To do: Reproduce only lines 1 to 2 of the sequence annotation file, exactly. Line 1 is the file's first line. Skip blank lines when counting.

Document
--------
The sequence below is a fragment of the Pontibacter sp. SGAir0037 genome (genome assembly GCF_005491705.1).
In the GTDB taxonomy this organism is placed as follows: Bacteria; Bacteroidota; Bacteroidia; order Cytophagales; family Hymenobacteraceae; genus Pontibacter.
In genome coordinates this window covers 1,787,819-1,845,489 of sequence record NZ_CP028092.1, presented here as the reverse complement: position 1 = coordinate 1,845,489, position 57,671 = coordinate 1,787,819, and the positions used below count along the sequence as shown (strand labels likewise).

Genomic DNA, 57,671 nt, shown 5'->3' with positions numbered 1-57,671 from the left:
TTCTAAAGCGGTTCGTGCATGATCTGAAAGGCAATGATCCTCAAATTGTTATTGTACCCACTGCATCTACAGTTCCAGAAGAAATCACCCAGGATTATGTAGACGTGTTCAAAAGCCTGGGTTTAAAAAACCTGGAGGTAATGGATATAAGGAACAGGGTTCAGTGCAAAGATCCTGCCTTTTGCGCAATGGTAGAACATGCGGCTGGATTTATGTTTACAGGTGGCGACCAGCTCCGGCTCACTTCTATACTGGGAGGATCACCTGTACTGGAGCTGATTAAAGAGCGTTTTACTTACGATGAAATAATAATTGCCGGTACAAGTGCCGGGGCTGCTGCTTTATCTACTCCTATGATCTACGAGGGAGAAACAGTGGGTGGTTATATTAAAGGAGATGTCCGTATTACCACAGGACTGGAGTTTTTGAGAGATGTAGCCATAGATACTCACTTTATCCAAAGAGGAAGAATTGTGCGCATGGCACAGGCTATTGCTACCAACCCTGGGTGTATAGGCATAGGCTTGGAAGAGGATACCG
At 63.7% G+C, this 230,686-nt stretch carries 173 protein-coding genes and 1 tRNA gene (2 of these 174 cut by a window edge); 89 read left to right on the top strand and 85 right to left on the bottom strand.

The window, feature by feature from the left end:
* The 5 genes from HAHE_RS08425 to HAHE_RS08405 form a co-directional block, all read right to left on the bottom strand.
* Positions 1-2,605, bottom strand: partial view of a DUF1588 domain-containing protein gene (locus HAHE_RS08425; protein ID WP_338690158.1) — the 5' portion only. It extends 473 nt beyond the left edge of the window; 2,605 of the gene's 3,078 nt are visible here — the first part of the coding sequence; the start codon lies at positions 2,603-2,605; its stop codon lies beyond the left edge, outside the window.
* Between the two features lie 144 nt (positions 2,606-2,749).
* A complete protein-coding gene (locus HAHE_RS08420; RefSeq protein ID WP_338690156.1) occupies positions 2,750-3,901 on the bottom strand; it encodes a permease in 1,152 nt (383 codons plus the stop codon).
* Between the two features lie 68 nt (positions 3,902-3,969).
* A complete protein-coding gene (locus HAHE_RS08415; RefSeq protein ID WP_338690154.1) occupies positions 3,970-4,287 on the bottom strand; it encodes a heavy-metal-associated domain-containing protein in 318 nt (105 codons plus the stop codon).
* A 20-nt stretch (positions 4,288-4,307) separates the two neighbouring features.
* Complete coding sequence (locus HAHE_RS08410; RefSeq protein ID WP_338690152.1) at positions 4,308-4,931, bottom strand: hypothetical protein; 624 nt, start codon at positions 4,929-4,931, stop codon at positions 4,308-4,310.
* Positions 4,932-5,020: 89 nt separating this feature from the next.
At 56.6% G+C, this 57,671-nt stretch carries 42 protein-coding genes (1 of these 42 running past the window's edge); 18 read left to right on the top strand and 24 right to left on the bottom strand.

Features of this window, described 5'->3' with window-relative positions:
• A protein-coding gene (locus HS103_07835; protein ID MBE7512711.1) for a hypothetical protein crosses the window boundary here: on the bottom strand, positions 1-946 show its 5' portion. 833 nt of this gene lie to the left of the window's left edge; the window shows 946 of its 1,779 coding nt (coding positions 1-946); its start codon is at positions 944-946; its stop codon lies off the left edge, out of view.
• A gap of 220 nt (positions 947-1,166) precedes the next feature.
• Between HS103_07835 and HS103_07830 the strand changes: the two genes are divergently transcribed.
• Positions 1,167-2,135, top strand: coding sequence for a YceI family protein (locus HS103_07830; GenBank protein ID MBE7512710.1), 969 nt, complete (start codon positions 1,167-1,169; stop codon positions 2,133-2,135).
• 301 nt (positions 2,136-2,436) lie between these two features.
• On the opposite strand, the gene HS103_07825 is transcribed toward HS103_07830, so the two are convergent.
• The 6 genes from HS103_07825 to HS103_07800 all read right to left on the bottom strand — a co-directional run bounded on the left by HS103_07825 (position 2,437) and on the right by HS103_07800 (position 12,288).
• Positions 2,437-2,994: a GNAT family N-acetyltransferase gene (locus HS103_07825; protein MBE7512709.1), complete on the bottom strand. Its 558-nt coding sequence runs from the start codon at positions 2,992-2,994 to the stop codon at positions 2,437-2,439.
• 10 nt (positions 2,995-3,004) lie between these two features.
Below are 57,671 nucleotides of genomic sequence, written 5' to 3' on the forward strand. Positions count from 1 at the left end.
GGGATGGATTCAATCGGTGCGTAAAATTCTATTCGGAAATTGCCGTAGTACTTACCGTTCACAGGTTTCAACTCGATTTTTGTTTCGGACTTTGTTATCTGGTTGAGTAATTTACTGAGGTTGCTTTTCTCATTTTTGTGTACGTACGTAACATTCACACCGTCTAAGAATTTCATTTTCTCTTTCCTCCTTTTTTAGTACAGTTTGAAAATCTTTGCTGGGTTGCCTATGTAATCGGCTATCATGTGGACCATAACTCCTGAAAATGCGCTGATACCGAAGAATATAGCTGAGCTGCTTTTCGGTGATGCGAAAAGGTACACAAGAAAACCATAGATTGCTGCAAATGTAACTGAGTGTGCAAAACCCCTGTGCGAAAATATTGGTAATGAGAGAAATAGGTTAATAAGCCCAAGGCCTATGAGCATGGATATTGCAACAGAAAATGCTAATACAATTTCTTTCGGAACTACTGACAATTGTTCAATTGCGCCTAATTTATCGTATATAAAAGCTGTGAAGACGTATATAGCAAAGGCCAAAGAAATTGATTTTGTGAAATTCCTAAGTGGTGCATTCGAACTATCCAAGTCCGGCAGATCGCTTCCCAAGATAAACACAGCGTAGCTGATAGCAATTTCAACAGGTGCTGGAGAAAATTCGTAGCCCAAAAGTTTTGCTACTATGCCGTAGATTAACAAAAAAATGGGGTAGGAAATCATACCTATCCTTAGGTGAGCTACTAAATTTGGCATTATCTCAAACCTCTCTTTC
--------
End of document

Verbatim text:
The sequence below is a fragment of the Pontibacter sp. SGAir0037 genome (genome assembly GCF_005491705.1).
In the GTDB taxonomy this organism is placed as follows: Bacteria; Bacteroidota; Bacteroidia; order Cytophagales; family Hymenobacteraceae; genus Pontibacter.